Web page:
“Furthermore, recent incidents in Paris and Brussels have the potential for undermining travel confidence, particularly from the US. In Fáilte Ireland we are taking nothing for granted,” Mr Quinn said.

Its latest survey of overseas tourists’ experiences of Ireland, published yesterday, showed that a majority of visitors last year believed their holidays provided good or very good value.

Friendly people; security; the scenery; the range of attractions and sights; and history and culture were given as the top reasons for deciding to travel in Ireland.

Some 5% thought they got poor value for their money.

Two thirds of holidaymakers said that they would be back soon, while 39% hoped to return at some time. “While the research is very encouraging, with regard to how visitors perceive their time here, we still have to work hard to get people here in the first instance,” Mr Quinn said. “A strong level of competitiveness ensures that we attract visitors here in the first instance.”

Irish doctors urged to speak out on sexual harassment at work

      

Ireland’s Junior doctors want to break the silence around sexual harassment of female medics in Irish hospitals.

They have called on acting health minister Leo Varadkar to set up an expert group to investigate the extent to which female trainees may be afraid to complain because it will hurt their careers.

Fears that blowing the whistle on sex pests on the hospital wards will hamper career development is a very real one, delegates at the Irish Medical Organisation’s (IMO) AGM in Sligo were told.

Dr John Duddy, a neurosurgical specialist registrar in Beaumont Hospital, who is the new president of the IMO, said the problem came to the surface in Australia last year and the view of experienced medics here is that it is no different in Ireland.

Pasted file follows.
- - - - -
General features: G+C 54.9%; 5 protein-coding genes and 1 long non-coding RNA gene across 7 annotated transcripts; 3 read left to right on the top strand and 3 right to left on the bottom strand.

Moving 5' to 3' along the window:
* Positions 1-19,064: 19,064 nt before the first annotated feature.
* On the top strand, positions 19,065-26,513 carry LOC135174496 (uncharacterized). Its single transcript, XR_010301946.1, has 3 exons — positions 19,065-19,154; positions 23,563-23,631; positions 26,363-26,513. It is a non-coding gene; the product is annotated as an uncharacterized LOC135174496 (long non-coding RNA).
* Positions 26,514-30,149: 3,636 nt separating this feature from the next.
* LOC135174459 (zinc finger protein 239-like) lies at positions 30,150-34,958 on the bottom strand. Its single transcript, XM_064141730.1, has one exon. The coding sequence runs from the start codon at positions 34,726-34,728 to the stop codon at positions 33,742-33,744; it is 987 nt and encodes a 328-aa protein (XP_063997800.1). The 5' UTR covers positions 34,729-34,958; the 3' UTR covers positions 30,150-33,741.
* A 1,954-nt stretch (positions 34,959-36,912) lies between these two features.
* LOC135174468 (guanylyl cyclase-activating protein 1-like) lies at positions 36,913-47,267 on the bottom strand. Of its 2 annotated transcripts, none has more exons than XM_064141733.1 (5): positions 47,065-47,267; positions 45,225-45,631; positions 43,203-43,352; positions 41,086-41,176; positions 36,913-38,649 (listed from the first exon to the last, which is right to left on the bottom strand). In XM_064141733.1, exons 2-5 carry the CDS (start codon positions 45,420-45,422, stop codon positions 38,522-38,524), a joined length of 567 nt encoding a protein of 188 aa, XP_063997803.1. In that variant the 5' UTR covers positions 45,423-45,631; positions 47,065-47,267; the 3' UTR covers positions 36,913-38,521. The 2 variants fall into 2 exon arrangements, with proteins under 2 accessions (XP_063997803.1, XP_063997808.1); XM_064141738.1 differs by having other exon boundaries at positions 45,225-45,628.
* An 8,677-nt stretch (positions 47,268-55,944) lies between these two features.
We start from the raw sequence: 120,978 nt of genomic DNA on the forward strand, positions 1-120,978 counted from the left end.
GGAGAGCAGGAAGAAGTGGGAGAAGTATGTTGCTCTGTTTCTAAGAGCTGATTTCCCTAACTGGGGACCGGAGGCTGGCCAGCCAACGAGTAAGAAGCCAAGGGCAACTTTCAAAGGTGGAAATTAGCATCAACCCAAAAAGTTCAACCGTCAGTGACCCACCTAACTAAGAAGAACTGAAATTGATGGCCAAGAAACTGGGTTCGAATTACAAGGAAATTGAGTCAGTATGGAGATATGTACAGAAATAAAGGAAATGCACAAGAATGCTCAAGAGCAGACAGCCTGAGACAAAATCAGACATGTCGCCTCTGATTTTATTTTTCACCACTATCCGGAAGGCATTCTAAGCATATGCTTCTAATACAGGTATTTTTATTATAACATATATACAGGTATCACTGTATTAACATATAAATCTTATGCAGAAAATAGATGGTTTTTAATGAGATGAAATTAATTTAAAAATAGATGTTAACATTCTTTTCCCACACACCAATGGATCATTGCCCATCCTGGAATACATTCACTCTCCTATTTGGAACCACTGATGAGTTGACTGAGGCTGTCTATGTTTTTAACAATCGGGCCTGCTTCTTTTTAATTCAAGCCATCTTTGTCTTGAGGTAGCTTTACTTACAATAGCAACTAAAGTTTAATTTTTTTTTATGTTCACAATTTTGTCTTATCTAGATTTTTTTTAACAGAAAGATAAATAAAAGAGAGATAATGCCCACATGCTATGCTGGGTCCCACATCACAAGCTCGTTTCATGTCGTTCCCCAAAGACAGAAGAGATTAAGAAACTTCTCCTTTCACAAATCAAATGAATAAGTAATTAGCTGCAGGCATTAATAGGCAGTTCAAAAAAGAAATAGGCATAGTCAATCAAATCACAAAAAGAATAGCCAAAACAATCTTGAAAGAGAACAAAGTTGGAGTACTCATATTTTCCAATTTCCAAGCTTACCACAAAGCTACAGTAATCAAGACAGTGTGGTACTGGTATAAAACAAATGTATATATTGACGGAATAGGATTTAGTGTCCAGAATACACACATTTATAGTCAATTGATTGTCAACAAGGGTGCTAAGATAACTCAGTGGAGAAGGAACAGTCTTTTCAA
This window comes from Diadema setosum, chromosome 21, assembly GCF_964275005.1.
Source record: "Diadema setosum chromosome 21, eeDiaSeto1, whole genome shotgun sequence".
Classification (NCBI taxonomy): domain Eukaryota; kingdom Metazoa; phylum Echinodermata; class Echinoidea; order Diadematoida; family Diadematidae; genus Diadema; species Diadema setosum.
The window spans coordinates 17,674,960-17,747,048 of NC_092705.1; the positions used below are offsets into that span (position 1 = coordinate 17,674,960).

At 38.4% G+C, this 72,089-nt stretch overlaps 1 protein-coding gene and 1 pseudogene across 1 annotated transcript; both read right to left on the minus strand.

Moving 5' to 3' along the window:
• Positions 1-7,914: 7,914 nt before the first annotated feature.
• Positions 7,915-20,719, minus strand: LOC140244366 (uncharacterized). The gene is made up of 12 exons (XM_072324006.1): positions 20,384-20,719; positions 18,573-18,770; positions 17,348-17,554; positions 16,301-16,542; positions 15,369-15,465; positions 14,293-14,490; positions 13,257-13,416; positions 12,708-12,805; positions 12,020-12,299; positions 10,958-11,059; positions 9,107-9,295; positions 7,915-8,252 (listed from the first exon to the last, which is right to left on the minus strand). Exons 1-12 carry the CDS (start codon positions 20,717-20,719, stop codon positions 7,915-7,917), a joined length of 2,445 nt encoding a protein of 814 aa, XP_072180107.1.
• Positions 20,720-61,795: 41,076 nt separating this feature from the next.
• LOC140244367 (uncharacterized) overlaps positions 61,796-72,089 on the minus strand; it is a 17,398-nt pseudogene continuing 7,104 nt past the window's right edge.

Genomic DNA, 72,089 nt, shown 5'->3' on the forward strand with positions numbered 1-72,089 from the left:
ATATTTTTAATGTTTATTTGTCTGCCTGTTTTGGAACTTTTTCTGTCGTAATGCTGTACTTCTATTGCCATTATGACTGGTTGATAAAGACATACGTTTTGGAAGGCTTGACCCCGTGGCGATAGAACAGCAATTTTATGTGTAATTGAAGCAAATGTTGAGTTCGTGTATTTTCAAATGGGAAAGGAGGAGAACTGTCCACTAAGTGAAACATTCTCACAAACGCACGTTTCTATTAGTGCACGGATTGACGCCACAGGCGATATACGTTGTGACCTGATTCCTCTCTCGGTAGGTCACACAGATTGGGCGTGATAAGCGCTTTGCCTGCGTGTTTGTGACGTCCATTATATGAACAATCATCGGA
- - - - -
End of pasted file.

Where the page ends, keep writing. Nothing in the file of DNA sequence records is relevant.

Doctors in male-dominated hospitals in Australia said they had experienced everything from inappropriate jokes to sexual advances from senior staff who could make or break their careers.

Some said they would not trust the complaint mechanisms in place at hospitals and colleges where there was an established culture of “untouchables”.

Dr Duddy said: “We don’t know what is happening in Ireland but it is something that needs to be looked at.”

Irish hospitals continue to be “hierarchical” institutions and a trainee must rely on a good reference from a senior doctor when they seek a job.

The Australian probe found female surgical trainees had to give sexual favours.

Junior doctors at the AGM unanimously backed a motion calling on Mr Varadkar to set up a working group to find out the prevalence of sexual harassment across the health service. Dr John Donnellan, a trainee paediatric radiologist in Temple St Hospital said: “It is foolish for the HSE to presume that this is not an issue, when every other industry and profession recognises this, as that causes problems for their employees.

“There is no mention of support or facilities within hospitals with information on where to go,” he added.

The junior doctors also want the minister to set up a task force to tackle the scourge of bullying.

It follows a survey by the Medical Council, the doctors’ regulator, showing that one in three trainees is subjected to bullying at work.

Dr Duddy said the Medical Council referred to bullying as part of a “culture”.

However, he said: “I do not agree with that. If you are bullied at work you are more likely to leave the health service.”

He said there is silence around “doctor-on-doctor” bullying and he himself experienced it early on in his career.

“I know what it is like to have my performance in the operating theatre undermined.”

Dr Duddy also condemned the low number of women in senior medical posts.

He said there needs to be a change in medical training and working hour regimes in order to make some medical posts more attractive to female doctors.

Women must play bigger role in church, A Synod hears

Limerick Diocesan Synod hears call for lay-led liturgies without priests on weekdays

     

A motion to establish a working group to explore and scope out how and where women can play a leadership role in the governance of the church received the highest number of priority votes at the Limerick Diocesan Synod.

Women need to play a much more important role in the church, the first Synod in Ireland in 50 years has been told.